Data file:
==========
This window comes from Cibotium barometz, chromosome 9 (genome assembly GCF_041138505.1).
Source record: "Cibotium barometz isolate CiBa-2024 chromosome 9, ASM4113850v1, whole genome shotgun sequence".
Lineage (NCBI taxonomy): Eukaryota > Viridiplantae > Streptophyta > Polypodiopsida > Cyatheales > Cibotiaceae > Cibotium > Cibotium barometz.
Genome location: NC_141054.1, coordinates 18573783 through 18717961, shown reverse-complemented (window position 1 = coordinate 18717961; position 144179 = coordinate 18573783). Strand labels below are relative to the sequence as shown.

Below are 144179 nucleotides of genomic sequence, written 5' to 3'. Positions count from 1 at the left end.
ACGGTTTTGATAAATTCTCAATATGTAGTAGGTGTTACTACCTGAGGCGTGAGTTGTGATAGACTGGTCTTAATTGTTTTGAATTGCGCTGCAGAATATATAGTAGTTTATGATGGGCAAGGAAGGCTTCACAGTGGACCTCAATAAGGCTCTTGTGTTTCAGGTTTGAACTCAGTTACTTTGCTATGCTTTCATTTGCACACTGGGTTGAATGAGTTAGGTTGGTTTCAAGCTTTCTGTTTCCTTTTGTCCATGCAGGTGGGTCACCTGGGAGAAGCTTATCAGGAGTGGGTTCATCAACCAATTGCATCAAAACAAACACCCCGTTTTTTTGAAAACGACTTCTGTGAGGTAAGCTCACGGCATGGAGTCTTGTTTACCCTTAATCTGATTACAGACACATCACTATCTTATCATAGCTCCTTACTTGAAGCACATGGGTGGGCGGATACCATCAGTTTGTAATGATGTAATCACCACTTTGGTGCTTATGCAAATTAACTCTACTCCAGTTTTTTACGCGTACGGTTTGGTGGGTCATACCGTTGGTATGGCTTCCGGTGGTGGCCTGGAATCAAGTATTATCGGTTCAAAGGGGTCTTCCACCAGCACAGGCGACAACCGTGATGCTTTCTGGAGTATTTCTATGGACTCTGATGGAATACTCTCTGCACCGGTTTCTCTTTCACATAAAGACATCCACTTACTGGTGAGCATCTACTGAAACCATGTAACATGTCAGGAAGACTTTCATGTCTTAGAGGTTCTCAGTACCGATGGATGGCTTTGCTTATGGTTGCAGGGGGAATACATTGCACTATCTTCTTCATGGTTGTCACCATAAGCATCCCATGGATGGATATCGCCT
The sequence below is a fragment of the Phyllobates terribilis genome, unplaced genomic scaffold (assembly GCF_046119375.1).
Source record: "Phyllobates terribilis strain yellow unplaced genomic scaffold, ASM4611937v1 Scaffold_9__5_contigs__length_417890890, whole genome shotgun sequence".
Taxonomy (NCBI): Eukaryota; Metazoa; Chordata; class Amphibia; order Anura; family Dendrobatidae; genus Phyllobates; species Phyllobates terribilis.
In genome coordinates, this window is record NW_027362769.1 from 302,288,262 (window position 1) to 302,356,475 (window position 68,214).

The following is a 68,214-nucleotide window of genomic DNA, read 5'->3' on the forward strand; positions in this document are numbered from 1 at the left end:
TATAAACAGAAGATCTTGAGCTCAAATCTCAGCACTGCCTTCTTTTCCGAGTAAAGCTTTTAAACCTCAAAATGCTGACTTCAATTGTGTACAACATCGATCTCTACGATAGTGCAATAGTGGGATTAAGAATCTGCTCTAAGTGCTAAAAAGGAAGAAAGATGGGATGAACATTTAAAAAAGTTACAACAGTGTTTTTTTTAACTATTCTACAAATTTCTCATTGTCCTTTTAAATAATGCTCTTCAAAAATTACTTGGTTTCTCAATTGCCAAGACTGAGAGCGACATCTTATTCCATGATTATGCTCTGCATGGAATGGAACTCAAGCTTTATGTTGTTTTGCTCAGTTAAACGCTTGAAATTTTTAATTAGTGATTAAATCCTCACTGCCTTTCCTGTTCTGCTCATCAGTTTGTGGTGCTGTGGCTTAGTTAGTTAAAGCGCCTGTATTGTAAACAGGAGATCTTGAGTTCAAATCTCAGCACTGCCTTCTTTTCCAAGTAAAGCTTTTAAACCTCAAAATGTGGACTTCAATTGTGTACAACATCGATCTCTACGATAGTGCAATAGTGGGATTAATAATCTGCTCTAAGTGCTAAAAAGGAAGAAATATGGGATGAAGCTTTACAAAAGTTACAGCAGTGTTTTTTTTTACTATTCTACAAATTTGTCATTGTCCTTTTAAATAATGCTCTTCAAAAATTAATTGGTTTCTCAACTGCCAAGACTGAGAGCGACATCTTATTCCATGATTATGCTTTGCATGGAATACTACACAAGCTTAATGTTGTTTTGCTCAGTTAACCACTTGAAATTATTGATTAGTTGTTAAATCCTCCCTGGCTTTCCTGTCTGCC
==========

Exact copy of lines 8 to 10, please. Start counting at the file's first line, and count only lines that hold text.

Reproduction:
Source record: "Phyllobates terribilis strain yellow unplaced genomic scaffold, ASM4611937v1 Scaffold_9__5_contigs__length_417890890, whole genome shotgun sequence".
Taxonomy (NCBI): Eukaryota; Metazoa; Chordata; class Amphibia; order Anura; family Dendrobatidae; genus Phyllobates; species Phyllobates terribilis.
In genome coordinates, this window is record NW_027362769.1 from 302,288,262 (window position 1) to 302,356,475 (window position 68,214).